When Grammy-award winning funk legends Earth, Wind and Fire performed at Cal State Fullerton’s 2011 Front and Center fundraising event for the Cal State Fullerton Philanthropic Foundation, Honda Center attendees were promised a “winter entertainment extravaganza.”
And the foundation spared no expense to deliver on its promises: $225,000 for entertainment, $249,424 in facility costs, $118,173 on food and beverages and $30,253 in other direct expenses. According to its 2010-11 tax return, the foundation spent more than $622,850, or 78 percent of the event’s gross receipts, to treat each guest like “a shining star, no matter who you are.”
The Orange County Register’s People Watch columnist recounted the festivities as one of the O.C.’s major social events of the month.
“Of all California State University Fullerton’s ‘Front & Center’ events I’ve attended at the Honda Center, I have to say that Saturday night’s headliner, Earth, Wind & Fire, took top honors for pure entertainment,” raved the Register’s Donna Bunce. “Entertainers such as Chicago, the Doobie Brothers, Natalie Cole, Tony Bennett, Kenny Loggins, Reba McEntire, Stevie Nicks, and the Steve Miller Band performed some great shows, but the Grammy Award-winning and Rock and Roll Hall of Fame inductees on Saturday electrified the audience of 9,000, 960 of whom attended the black-tie dinner and silent auction preceding the show.”
And the 2011 event wasn’t an isolated incident. Over the past two years, the Cal State Fullerton Philanthropic Foundation has hosted more than a dozen high-overhead fundraising events that have returned pennies on the dollar to the university. More than $1.41 million, or 59 percent of Fullerton’s gross receipts, has been spent on facility costs, food and beverages, entertainment and other direct expenses, according to Schedule G of the foundation’s Form 990 tax returns.
Cal State Fullerton did not respond to email requests for comment on the foundation’s spending practices.
Cal State Foundations: Slush Funds for Presidents
Fullerton isn’t alone. In fact, it’s doing better than some Cal State foundations, which lose money every year on fundraising ticket sales. As Cal State administrators cry poor from state budget cuts and campaign for November’s multi-billion dollar-tax increases, they continue to use college foundations to pay for luxurious parties, cocktail receptions, golf tournaments, and star-studded “winter extravaganzas,” all under the auspices of raising money for the college.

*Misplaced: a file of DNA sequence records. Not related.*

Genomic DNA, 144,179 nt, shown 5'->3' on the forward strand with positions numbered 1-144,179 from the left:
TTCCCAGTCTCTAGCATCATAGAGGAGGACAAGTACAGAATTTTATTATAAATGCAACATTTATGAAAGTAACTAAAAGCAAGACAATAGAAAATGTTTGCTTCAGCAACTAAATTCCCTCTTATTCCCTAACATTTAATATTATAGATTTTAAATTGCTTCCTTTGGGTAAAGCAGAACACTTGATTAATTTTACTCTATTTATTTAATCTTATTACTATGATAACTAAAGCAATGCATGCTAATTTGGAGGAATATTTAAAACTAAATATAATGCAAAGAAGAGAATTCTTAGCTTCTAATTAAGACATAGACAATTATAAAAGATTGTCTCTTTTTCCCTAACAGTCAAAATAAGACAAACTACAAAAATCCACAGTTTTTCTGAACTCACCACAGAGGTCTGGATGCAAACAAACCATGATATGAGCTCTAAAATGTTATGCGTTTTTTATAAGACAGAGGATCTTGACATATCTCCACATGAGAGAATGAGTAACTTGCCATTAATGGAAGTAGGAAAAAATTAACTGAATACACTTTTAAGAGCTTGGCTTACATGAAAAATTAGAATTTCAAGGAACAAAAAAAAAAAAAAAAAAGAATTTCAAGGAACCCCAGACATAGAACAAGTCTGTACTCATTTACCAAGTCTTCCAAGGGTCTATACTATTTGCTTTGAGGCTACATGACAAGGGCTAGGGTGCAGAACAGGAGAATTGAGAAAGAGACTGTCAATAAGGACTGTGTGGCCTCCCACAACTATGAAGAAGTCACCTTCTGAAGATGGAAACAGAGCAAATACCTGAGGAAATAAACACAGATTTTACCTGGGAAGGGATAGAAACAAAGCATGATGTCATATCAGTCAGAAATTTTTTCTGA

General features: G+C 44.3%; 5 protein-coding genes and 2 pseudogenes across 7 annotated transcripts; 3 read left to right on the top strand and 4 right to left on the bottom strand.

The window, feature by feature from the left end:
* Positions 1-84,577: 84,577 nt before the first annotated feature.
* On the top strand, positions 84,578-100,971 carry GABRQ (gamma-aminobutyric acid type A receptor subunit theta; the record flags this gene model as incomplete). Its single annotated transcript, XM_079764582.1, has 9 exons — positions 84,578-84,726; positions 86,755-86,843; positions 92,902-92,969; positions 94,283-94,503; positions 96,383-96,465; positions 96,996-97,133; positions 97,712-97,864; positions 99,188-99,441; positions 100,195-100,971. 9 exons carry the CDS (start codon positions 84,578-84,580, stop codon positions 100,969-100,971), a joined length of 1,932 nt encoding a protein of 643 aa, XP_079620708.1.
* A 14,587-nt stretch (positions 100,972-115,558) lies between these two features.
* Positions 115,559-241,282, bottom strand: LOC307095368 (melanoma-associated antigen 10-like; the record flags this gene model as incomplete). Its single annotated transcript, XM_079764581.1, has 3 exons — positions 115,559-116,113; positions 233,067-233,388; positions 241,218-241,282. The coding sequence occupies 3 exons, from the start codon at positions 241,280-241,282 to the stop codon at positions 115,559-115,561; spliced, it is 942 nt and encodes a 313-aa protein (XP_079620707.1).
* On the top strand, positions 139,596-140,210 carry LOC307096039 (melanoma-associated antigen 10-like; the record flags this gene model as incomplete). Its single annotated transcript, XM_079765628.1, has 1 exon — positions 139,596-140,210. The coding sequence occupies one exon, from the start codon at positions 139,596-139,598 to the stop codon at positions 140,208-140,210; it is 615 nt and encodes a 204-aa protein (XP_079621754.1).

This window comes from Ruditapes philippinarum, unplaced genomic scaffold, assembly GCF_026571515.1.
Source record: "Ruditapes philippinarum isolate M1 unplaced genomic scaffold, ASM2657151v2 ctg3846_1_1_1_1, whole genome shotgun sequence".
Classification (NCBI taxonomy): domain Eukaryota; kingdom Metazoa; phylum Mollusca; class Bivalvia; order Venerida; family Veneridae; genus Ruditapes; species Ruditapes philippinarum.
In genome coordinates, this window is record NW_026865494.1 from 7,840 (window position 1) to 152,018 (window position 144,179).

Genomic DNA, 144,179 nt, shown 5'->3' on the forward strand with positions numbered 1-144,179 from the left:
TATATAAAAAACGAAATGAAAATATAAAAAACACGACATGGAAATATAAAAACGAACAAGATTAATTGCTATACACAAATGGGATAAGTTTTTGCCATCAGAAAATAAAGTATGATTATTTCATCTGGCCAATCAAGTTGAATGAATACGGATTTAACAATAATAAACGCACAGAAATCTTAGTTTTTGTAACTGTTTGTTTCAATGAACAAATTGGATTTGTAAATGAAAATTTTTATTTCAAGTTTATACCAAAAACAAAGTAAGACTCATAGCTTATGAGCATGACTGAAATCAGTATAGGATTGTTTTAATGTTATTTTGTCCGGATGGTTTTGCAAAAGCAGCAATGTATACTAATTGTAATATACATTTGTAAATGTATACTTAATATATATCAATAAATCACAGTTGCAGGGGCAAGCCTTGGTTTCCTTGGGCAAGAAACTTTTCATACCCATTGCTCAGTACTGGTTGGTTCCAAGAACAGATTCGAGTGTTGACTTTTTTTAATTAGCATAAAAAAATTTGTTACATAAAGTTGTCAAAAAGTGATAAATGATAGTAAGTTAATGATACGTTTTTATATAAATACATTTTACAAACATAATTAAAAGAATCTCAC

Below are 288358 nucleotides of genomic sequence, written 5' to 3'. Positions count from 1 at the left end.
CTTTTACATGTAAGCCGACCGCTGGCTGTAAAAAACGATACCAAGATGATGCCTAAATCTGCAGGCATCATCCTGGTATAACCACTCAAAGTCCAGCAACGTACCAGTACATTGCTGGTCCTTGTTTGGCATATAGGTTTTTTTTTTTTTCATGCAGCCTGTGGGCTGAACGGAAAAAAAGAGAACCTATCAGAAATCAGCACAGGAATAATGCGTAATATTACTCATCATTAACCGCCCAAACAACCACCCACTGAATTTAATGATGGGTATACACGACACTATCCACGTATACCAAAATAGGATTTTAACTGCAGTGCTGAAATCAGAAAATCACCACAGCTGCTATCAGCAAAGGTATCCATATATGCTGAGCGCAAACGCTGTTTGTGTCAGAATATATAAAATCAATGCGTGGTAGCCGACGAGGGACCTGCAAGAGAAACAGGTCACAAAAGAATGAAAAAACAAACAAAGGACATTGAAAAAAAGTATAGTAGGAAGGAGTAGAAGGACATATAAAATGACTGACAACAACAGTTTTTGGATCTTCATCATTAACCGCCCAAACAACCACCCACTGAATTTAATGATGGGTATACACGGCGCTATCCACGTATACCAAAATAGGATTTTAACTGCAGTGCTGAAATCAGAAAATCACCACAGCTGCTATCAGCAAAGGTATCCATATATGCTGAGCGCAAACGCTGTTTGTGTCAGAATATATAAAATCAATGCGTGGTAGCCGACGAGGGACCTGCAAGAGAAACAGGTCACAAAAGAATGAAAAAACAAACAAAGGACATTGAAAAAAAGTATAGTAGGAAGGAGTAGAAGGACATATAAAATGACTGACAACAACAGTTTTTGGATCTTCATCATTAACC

“It is my belief that the foundations have always operated as a slush-fund for presidents,” Kevin Wehr, president of the Sacramento State University chapter of the California Faculty Association, told CalWatchDog.com earlier this year. Foundation tax records support Wehr’s observation.
In May 2012, the Scripps Howard News Service reviewed tax filings for more than 37,987 charities and other nonprofit groups that collected at least $1 million in revenue. The average fundraising expenses for the 22,598 nonprofits that reported such figures was “about 7 cents for every dollar they raised.” That means Cal State Fullerton’s 2011 Front and Center event exceeded the national average 11 times over.
Foundations Facing Greater Scrutiny with New Pay Policy
Earlier this year, the Cal State Board of Trustees adopted a new executive compensation policy that shifted the financial burden of presidential pay raises from taxpayer funds to nonprofit foundations. In so doing, Cal State has increased the need for public scrutiny of its little-known nonprofit auxiliary groups.
Trustees are expected this week to authorize spending nearly $85,000 in nonprofit funds on bonuses for three incoming campus presidents. College officials defend the controversial practice as needed in order to retain executives with proven fundraising abilities.
“If we can pay a little extra to a president who’s going to go out and do more to bring in money for the university, students benefit and the community benefits,” Larry Sharp, the executive director of the Philanthropic Foundation at Cal State San Bernardino recently told the Los Angeles Times.
Then again, how successful are Cal State’s fundraising efforts?
“Front and Center” Winter Entertainment Extravaganza
Billed on its website as “the annual winter entertainment extravaganza,” Fullerton’s Front and Center event was created to “cultivate prospective supporters for the university, and provide funds for academic enrichment and student scholarships such as the President’s Scholars program.” The school’s public affairs department considers it “the university’s signature community outreach and fundraising event for scholarship programs.”